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XJTU study shows competitive rankings clear the air

May 10, 2024
  L M S

The introduction of urban air quality ranking policies has driven local governments to take more concrete measures to improve air quality, thereby creating competitive pressure among peer governments and leading to the formation of an "air quality ranking championship" based on air quality rankings. While some studies have elucidated on the theoretical concept of the "air quality ranking championship," there is a lack of economic literature studying the impact of air quality ranking competitions among peer governments on environmental governance.

In this regard, Professor Li Jianglong and doctoral student Ma Xiaoming from the School of Economics and Finance at Xi'an Jiaotong University (XJTU) conducted in-depth research on the aforementioned matter.

Based on monthly air quality rankings and pollutant concentration data, the study analyzed how the competitive pressure brought about by the urban air quality ranking policy under environmental assessments affects urban air quality and social welfare.

The research indicates that local governments' competition significantly enhances policy efficiency. Local government officials who have experienced a decline in urban air quality rankings are more inclined to take relatively strict pollution control actions compared to their counterparts whose rankings have improved.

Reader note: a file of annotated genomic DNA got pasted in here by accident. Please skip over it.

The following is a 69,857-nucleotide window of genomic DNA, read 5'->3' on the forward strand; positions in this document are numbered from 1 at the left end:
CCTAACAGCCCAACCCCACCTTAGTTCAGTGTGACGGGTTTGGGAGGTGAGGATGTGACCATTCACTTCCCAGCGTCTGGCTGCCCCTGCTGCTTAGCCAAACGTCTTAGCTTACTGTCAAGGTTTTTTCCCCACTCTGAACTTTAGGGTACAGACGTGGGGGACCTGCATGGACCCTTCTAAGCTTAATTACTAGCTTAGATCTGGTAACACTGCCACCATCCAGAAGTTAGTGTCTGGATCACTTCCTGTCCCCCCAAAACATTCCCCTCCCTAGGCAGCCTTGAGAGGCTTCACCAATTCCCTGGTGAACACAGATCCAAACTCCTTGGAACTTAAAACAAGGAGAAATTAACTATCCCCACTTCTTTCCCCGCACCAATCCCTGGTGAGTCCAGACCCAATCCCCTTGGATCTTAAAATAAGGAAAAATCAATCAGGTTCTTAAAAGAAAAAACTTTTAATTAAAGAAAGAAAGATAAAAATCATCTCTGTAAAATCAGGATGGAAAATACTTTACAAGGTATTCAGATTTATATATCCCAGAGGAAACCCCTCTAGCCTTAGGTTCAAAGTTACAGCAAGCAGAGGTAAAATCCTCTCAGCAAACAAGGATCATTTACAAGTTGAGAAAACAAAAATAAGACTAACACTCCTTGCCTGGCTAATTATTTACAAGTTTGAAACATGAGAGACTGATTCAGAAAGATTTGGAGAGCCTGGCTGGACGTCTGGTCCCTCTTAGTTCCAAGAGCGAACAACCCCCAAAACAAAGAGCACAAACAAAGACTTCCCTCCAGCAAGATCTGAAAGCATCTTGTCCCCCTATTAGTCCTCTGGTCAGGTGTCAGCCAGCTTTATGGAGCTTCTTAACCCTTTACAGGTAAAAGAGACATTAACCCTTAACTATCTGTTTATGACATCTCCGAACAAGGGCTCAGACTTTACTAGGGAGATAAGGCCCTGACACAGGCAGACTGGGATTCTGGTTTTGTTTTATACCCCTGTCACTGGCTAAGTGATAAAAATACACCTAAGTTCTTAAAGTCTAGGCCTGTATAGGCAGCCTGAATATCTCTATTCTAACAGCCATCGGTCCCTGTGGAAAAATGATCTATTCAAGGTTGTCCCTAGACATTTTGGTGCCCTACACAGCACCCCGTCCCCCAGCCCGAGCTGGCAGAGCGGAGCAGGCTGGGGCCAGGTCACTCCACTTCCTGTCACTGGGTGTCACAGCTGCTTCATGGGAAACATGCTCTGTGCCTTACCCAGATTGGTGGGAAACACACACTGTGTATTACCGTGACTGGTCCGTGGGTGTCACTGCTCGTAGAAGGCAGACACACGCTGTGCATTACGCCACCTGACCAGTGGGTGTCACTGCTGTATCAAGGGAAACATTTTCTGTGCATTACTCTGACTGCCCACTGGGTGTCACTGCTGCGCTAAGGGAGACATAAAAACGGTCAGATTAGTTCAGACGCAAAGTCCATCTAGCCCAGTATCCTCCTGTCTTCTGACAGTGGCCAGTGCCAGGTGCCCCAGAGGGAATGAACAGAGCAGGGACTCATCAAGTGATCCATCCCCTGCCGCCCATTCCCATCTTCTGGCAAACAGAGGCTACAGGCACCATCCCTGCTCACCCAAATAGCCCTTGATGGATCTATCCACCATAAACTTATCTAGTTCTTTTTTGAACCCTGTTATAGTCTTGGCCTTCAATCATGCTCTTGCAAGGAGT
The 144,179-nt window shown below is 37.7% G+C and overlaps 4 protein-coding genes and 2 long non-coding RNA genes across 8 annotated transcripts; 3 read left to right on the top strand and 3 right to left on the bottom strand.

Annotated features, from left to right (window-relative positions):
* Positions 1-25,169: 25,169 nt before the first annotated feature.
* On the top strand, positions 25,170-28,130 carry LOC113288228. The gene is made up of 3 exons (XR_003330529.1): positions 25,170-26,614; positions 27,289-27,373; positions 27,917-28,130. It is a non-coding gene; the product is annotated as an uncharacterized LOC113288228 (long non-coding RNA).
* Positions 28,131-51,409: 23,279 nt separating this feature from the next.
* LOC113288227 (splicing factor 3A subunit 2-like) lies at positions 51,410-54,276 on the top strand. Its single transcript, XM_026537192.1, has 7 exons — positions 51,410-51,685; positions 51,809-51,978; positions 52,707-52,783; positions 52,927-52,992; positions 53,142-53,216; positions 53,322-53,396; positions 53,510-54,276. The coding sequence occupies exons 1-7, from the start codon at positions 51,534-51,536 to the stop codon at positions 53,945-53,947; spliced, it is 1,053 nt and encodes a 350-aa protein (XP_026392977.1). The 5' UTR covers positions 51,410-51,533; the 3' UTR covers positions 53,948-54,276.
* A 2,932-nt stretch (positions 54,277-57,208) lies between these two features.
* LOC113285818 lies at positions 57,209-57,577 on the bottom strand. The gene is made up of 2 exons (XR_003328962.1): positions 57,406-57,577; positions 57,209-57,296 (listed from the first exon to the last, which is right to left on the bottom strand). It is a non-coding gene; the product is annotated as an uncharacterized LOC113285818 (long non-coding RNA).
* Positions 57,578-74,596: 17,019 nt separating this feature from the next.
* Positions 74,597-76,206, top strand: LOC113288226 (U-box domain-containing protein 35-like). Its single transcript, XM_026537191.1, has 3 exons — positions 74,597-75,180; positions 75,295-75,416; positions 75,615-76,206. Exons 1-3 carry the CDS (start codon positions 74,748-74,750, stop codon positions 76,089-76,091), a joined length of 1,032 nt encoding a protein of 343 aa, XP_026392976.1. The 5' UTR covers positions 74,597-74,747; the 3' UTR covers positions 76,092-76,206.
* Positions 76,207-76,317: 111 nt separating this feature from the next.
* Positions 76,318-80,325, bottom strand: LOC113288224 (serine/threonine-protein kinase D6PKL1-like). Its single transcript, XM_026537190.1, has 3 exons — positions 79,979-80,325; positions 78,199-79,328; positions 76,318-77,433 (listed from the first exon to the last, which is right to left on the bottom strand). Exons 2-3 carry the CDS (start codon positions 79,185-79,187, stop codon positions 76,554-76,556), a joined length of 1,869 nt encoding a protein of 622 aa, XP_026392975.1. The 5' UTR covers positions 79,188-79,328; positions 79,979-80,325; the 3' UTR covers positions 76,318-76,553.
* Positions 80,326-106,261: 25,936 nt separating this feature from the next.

Specifically, cities whose air quality rankings decline in a given month tend to see an improvement in their pollution levels in the following month, with their rankings significantly increasing as well. This phenomenon does not occur in cities that are not part of the air quality ranking system. As a result, the air quality ranking policy significantly reduces regional pollution, thereby decreasing premature deaths caused by cardiovascular and respiratory diseases, resulting in substantial health economic benefits.

The research findings mentioned above have recently been formally accepted by the Journal of Economic Behavior & Organization under the title "Government-to-Government Peer Pressure and Air Pollution: Causal Evidence from an Environmental Ranking Policy in China".

Professor Li is the first author of the paper, with the School of Economics and Finance being the sole credited institution. The "Journal of Economic Behavior & Organization" is a widely recognized top academic journal in the field of behavioral and organizational economics, dedicated to publishing cutting-edge theoretical and empirical articles in this field.